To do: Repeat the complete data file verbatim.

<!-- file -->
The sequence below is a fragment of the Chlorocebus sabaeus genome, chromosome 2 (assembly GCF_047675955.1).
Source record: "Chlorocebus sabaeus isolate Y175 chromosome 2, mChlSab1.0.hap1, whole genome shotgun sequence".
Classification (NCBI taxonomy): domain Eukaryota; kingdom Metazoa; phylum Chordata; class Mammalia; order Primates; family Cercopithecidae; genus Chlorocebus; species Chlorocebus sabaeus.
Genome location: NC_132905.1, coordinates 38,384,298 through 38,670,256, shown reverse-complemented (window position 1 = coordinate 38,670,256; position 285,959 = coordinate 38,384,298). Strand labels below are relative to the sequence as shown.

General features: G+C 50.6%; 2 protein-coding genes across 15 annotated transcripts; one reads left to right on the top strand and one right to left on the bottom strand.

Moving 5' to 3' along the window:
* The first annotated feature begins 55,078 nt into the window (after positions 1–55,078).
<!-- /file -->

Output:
The sequence below is a fragment of the Chlorocebus sabaeus genome, chromosome 2 (assembly GCF_047675955.1).
Source record: "Chlorocebus sabaeus isolate Y175 chromosome 2, mChlSab1.0.hap1, whole genome shotgun sequence".
Classification (NCBI taxonomy): domain Eukaryota; kingdom Metazoa; phylum Chordata; class Mammalia; order Primates; family Cercopithecidae; genus Chlorocebus; species Chlorocebus sabaeus.
Genome location: NC_132905.1, coordinates 38,384,298 through 38,670,256, shown reverse-complemented (window position 1 = coordinate 38,670,256; position 285,959 = coordinate 38,384,298). Strand labels below are relative to the sequence as shown.

General features: G+C 50.6%; 2 protein-coding genes across 15 annotated transcripts; one reads left to right on the top strand and one right to left on the bottom strand.

Moving 5' to 3' along the window:
* The first annotated feature begins 55,078 nt into the window (after positions 1–55,078).